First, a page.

26 May 2010

Scenes from Sioux Falls II: architecture of the open spaces

House, South Dakota, surrounded by sudden spring greenery

Driving across the southern half of South Dakota, west to east and then back, is an odyssey in hard-scrabble vernacular architecture. There is no place in the state that provided an easy life, and these deserted structures are mute testaments to the harshness of prairie life. Some of them are unexpectedly beautiful, by purpose or by accident, with colors as striking as the quilts of Gee's Bend. Since starting this project, I am always taking the tiny blue highways and looking behind trees--where there are trees--and around curves--where there are curves.

Barn, South Dakota

The violent weather in the state this past weekend reminded me just how tough it was to survive through the winter and spring. Every season brought its dangers and its beauties. There was never any guarantee that this season would not be the last.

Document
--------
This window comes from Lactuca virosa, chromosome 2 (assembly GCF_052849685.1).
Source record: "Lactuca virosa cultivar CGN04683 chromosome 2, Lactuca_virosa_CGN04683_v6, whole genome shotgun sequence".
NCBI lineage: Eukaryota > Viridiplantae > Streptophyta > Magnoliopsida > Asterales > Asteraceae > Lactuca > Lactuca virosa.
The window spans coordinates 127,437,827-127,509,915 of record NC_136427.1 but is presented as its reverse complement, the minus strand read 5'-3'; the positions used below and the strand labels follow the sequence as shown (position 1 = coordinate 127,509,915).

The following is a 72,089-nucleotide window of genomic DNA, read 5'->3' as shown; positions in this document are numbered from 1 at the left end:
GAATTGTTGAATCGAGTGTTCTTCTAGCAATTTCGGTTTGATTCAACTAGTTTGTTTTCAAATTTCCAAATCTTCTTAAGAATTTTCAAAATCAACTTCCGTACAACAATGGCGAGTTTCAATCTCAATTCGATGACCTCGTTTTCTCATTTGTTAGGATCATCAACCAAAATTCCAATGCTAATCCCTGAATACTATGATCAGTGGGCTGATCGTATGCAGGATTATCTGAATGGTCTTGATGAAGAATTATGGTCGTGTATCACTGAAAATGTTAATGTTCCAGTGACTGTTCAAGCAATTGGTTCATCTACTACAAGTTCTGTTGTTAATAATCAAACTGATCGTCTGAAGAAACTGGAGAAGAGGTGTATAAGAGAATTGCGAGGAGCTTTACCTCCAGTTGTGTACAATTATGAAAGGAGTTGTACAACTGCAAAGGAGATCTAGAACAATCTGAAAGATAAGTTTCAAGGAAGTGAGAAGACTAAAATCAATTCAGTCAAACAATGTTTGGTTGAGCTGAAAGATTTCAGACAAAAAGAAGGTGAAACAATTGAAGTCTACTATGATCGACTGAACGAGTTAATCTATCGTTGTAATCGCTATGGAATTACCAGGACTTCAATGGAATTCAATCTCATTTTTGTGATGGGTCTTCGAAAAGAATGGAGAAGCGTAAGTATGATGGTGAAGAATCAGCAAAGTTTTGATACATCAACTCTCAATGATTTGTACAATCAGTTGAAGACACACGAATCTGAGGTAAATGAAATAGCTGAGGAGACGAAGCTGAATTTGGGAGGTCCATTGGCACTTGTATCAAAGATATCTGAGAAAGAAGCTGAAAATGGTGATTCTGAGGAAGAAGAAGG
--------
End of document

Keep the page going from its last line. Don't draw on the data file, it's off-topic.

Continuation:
Barn after heavy rainstorm

These shots are just a tip-of-the-iceberg sampling of the lovely, lone sentinel buildings on the prairies. Every one has its story, but many of those are lost. Their whispers are wordless.


Abandoned barn

Working barn

Christ Episcopal Church, Ft. Thompson

Abandoned church

Grain elevator. If ever a shot demanded black-and-white photography, this is it.

Hilltop buildings


House with metal roof

House and outbuilding


They have survived their builders, outlived their families, and even outlived their purposes. Don't drive by them too quickly--they are the last of their kind.

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